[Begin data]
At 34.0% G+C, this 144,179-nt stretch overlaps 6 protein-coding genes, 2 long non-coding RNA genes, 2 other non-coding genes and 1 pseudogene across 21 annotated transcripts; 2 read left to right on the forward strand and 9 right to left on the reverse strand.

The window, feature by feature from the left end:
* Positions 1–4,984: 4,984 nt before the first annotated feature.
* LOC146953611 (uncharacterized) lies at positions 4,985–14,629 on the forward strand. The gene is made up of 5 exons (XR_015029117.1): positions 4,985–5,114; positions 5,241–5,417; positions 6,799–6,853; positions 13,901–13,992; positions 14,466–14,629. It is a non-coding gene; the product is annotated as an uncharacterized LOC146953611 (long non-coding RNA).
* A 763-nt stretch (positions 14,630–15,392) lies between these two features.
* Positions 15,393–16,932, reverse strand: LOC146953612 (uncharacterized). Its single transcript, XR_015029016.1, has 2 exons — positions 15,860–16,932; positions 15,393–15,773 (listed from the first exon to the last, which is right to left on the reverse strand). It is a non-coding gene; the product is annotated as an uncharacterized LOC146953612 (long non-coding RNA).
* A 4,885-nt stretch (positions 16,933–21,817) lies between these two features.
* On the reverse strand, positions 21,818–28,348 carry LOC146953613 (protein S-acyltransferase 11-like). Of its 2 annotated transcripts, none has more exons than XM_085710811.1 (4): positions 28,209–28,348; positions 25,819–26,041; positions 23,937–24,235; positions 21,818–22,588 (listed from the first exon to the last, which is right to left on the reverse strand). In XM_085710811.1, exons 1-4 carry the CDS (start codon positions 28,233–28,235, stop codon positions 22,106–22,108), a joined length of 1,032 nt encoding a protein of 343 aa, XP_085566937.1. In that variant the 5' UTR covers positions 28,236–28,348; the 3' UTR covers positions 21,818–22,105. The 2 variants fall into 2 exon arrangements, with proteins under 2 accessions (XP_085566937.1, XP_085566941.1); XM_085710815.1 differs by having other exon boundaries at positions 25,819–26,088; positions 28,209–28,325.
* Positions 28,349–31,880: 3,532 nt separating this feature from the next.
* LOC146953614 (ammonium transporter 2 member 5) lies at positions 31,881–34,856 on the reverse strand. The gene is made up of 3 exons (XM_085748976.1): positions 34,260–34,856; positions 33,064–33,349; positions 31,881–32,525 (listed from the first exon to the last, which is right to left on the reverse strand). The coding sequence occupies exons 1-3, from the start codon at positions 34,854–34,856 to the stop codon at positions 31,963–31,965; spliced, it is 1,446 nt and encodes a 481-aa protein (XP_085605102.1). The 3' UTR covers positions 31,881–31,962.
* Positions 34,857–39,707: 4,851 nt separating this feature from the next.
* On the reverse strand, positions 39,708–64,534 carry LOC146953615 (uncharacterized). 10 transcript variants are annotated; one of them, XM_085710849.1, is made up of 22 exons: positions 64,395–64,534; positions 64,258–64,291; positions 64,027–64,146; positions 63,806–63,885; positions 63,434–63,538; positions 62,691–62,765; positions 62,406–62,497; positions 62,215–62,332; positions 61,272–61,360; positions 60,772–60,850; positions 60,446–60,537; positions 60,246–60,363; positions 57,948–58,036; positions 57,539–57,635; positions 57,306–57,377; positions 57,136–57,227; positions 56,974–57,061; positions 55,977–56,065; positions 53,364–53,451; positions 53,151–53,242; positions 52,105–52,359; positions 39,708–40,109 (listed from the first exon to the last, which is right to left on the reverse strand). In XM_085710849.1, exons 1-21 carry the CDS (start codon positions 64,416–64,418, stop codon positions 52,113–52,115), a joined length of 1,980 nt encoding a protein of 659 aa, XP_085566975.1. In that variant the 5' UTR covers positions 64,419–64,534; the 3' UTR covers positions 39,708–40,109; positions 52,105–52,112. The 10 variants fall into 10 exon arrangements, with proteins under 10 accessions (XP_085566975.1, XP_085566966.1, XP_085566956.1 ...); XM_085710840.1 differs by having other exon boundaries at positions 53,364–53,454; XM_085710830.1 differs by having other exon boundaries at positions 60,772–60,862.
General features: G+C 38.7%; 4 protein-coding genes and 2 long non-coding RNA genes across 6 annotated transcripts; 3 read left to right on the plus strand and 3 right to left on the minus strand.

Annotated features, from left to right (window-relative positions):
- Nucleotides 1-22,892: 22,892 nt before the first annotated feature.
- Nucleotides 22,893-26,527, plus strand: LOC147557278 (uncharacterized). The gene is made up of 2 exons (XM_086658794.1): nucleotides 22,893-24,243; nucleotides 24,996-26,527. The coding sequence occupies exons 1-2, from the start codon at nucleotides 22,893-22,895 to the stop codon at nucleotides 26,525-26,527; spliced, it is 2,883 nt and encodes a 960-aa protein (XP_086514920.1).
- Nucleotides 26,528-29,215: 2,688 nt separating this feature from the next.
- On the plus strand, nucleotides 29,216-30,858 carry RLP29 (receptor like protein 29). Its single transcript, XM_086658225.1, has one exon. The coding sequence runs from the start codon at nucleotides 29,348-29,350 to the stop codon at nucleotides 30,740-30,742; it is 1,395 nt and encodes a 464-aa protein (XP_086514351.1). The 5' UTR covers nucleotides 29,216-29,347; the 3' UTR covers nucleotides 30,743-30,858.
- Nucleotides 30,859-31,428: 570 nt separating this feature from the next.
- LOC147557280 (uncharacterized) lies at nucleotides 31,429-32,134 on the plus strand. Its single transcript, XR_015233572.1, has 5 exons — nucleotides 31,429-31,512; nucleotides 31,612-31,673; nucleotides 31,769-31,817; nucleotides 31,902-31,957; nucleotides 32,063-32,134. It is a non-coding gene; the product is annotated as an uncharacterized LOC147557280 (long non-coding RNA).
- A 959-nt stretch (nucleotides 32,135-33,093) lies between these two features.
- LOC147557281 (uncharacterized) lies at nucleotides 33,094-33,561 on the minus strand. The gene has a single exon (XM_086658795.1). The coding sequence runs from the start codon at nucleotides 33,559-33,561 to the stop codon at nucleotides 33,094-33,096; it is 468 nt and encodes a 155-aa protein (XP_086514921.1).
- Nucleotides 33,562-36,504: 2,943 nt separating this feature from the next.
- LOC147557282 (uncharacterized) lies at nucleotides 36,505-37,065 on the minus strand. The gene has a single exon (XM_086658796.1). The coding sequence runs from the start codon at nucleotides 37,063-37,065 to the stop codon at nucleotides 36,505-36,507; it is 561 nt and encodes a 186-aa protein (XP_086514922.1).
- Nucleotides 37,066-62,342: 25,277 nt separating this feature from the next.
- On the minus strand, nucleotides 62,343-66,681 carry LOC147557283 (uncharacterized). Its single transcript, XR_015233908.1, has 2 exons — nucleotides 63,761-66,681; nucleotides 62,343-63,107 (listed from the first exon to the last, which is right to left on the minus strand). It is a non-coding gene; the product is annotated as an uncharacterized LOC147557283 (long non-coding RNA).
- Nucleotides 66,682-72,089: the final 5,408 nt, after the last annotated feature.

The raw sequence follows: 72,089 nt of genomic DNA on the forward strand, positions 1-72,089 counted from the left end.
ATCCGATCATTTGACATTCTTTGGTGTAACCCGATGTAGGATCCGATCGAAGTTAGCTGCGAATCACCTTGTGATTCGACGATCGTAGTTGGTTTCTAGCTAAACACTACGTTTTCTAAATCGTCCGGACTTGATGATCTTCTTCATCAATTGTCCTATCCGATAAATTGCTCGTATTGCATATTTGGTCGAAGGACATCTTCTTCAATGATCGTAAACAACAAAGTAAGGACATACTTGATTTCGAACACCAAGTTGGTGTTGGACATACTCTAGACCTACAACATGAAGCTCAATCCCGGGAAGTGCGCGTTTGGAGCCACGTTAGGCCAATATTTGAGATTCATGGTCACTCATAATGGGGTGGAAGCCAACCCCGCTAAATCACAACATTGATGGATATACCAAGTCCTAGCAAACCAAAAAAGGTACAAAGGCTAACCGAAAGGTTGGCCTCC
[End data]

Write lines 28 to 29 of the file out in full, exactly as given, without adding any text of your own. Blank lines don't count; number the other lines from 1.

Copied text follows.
The raw sequence follows: 72,089 nt of genomic DNA on the forward strand, positions 1-72,089 counted from the left end.
ATCCGATCATTTGACATTCTTTGGTGTAACCCGATGTAGGATCCGATCGAAGTTAGCTGCGAATCACCTTGTGATTCGACGATCGTAGTTGGTTTCTAGCTAAACACTACGTTTTCTAAATCGTCCGGACTTGATGATCTTCTTCATCAATTGTCCTATCCGATAAATTGCTCGTATTGCATATTTGGTCGAAGGACATCTTCTTCAATGATCGTAAACAACAAAGTAAGGACATACTTGATTTCGAACACCAAGTTGGTGTTGGACATACTCTAGACCTACAACATGAAGCTCAATCCCGGGAAGTGCGCGTTTGGAGCCACGTTAGGCCAATATTTGAGATTCATGGTCACTCATAATGGGGTGGAAGCCAACCCCGCTAAATCACAACATTGATGGATATACCAAGTCCTAGCAAACCAAAAAAGGTACAAAGGCTAACCGAAAGGTTGGCCTCC